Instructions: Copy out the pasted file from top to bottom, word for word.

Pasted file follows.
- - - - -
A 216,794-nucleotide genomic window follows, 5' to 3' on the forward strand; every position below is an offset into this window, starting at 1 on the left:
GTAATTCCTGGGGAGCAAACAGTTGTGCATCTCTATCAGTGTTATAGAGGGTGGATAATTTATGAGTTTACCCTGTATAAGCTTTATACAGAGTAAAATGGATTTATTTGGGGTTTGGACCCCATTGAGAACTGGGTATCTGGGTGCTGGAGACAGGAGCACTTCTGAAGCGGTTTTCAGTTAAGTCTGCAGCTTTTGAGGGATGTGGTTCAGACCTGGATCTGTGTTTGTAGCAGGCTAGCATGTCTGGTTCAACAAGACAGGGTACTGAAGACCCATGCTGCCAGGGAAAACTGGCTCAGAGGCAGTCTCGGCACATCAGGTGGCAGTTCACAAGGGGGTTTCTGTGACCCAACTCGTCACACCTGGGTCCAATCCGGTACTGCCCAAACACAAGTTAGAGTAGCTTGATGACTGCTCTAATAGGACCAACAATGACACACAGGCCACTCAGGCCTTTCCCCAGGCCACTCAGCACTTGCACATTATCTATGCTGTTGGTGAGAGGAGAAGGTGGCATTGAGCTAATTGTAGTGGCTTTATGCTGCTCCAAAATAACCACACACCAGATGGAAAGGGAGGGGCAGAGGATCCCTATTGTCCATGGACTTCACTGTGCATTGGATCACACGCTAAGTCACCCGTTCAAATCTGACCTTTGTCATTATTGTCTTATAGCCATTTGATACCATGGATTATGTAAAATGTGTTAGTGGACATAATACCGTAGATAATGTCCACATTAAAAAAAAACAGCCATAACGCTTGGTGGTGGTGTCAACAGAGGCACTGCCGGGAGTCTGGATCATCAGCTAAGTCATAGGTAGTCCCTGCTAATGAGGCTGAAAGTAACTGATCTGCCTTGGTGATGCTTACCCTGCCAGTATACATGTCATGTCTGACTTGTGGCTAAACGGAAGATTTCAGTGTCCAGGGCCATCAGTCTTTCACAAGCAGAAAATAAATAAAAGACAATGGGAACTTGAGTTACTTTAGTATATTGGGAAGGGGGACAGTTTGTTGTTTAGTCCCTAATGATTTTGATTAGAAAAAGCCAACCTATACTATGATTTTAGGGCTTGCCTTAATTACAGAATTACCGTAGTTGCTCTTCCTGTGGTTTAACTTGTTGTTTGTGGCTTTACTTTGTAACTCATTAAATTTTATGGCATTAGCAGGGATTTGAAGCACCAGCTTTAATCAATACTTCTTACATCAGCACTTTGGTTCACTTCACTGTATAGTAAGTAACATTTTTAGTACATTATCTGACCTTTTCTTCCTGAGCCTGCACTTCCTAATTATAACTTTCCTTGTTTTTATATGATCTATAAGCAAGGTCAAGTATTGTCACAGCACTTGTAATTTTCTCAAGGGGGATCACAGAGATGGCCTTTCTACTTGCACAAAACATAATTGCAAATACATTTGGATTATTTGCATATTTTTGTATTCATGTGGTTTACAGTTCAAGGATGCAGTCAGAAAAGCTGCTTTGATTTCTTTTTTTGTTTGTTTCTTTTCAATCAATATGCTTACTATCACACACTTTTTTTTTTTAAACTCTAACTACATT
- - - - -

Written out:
A 216,794-nucleotide genomic window follows, 5' to 3' on the forward strand; every position below is an offset into this window, starting at 1 on the left:
GTAATTCCTGGGGAGCAAACAGTTGTGCATCTCTATCAGTGTTATAGAGGGTGGATAATTTATGAGTTTACCCTGTATAAGCTTTATACAGAGTAAAATGGATTTATTTGGGGTTTGGACCCCATTGAGAACTGGGTATCTGGGTGCTGGAGACAGGAGCACTTCTGAAGCGGTTTTCAGTTAAGTCTGCAGCTTTTGAGGGATGTGGTTCAGACCTGGATCTGTGTTTGTAGCAGGCTAGCATGTCTGGTTCAACAAGACAGGGTACTGAAGACCCATGCTGCCAGGGAAAACTGGCTCAGAGGCAGTCTCGGCACATCAGGTGGCAGTTCACAAGGGGGTTTCTGTGACCCAACTCGTCACACCTGGGTCCAATCCGGTACTGCCCAAACACAAGTTAGAGTAGCTTGATGACTGCTCTAATAGGACCAACAATGACACACAGGCCACTCAGGCCTTTCCCCAGGCCACTCAGCACTTGCACATTATCTATGCTGTTGGTGAGAGGAGAAGGTGGCATTGAGCTAATTGTAGTGGCTTTATGCTGCTCCAAAATAACCACACACCAGATGGAAAGGGAGGGGCAGAGGATCCCTATTGTCCATGGACTTCACTGTGCATTGGATCACACGCTAAGTCACCCGTTCAAATCTGACCTTTGTCATTATTGTCTTATAGCCATTTGATACCATGGATTATGTAAAATGTGTTAGTGGACATAATACCGTAGATAATGTCCACATTAAAAAAAAACAGCCATAACGCTTGGTGGTGGTGTCAACAGAGGCACTGCCGGGAGTCTGGATCATCAGCTAAGTCATAGGTAGTCCCTGCTAATGAGGCTGAAAGTAACTGATCTGCCTTGGTGATGCTTACCCTGCCAGTATACATGTCATGTCTGACTTGTGGCTAAACGGAAGATTTCAGTGTCCAGGGCCATCAGTCTTTCACAAGCAGAAAATAAATAAAAGACAATGGGAACTTGAGTTACTTTAGTATATTGGGAAGGGGGACAGTTTGTTGTTTAGTCCCTAATGATTTTGATTAGAAAAAGCCAACCTATACTATGATTTTAGGGCTTGCCTTAATTACAGAATTACCGTAGTTGCTCTTCCTGTGGTTTAACTTGTTGTTTGTGGCTTTACTTTGTAACTCATTAAATTTTATGGCATTAGCAGGGATTTGAAGCACCAGCTTTAATCAATACTTCTTACATCAGCACTTTGGTTCACTTCACTGTATAGTAAGTAACATTTTTAGTACATTATCTGACCTTTTCTTCCTGAGCCTGCACTTCCTAATTATAACTTTCCTTGTTTTTATATGATCTATAAGCAAGGTCAAGTATTGTCACAGCACTTGTAATTTTCTCAAGGGGGATCACAGAGATGGCCTTTCTACTTGCACAAAACATAATTGCAAATACATTTGGATTATTTGCATATTTTTGTATTCATGTGGTTTACAGTTCAAGGATGCAGTCAGAAAAGCTGCTTTGATTTCTTTTTTTGTTTGTTTCTTTTCAATCAATATGCTTACTATCACACACTTTTTTTTTTTAAACTCTAACTACATT